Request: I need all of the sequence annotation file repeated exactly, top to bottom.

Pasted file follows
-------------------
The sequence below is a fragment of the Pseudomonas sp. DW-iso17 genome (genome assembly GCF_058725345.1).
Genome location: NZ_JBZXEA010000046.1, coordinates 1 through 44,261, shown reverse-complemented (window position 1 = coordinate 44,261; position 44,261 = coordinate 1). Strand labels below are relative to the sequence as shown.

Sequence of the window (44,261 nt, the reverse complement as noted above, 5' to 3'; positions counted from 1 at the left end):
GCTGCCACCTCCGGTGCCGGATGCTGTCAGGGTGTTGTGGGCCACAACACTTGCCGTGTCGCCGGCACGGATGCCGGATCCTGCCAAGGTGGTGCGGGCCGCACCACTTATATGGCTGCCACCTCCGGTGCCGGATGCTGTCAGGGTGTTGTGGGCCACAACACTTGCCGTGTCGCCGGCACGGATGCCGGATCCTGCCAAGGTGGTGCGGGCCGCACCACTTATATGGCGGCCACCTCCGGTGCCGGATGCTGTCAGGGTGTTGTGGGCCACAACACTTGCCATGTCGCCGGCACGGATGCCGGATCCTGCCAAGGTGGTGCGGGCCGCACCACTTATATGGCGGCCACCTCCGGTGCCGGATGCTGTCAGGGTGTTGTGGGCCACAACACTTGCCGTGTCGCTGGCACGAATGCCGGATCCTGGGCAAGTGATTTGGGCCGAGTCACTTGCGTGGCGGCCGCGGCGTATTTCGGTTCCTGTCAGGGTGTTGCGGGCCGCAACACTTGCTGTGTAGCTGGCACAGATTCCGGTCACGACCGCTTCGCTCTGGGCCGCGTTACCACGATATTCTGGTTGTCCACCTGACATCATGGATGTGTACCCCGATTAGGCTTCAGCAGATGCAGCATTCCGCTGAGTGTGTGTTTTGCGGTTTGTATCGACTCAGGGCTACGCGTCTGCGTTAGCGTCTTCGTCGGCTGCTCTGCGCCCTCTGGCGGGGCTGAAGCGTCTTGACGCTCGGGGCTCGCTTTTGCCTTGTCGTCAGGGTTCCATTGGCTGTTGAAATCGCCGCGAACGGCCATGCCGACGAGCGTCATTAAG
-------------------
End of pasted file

The sequence below is a fragment of the Pseudomonas sp. DW-iso17 genome (genome assembly GCF_058725345.1).
Genome location: NZ_JBZXEA010000046.1, coordinates 1 through 44,261, shown reverse-complemented (window position 1 = coordinate 44,261; position 44,261 = coordinate 1). Strand labels below are relative to the sequence as shown.

Sequence of the window (44,261 nt, the reverse complement as noted above, 5' to 3'; positions counted from 1 at the left end):
GCTGCCACCTCCGGTGCCGGATGCTGTCAGGGTGTTGTGGGCCACAACACTTGCCGTGTCGCCGGCACGGATGCCGGATCCTGCCAAGGTGGTGCGGGCCGCACCACTTATATGGCTGCCACCTCCGGTGCCGGATGCTGTCAGGGTGTTGTGGGCCACAACACTTGCCGTGTCGCCGGCACGGATGCCGGATCCTGCCAAGGTGGTGCGGGCCGCACCACTTATATGGCGGCCACCTCCGGTGCCGGATGCTGTCAGGGTGTTGTGGGCCACAACACTTGCCATGTCGCCGGCACGGATGCCGGATCCTGCCAAGGTGGTGCGGGCCGCACCACTTATATGGCGGCCACCTCCGGTGCCGGATGCTGTCAGGGTGTTGTGGGCCACAACACTTGCCGTGTCGCTGGCACGAATGCCGGATCCTGGGCAAGTGATTTGGGCCGAGTCACTTGCGTGGCGGCCGCGGCGTATTTCGGTTCCTGTCAGGGTGTTGCGGGCCGCAACACTTGCTGTGTAGCTGGCACAGATTCCGGTCACGACCGCTTCGCTCTGGGCCGCGTTACCACGATATTCTGGTTGTCCACCTGACATCATGGATGTGTACCCCGATTAGGCTTCAGCAGATGCAGCATTCCGCTGAGTGTGTGTTTTGCGGTTTGTATCGACTCAGGGCTACGCGTCTGCGTTAGCGTCTTCGTCGGCTGCTCTGCGCCCTCTGGCGGGGCTGAAGCGTCTTGACGCTCGGGGCTCGCTTTTGCCTTGTCGTCAGGGTTCCATTGGCTGTTGAAATCGCCGCGAACGGCCATGCCGACGAGCGTCATTAAG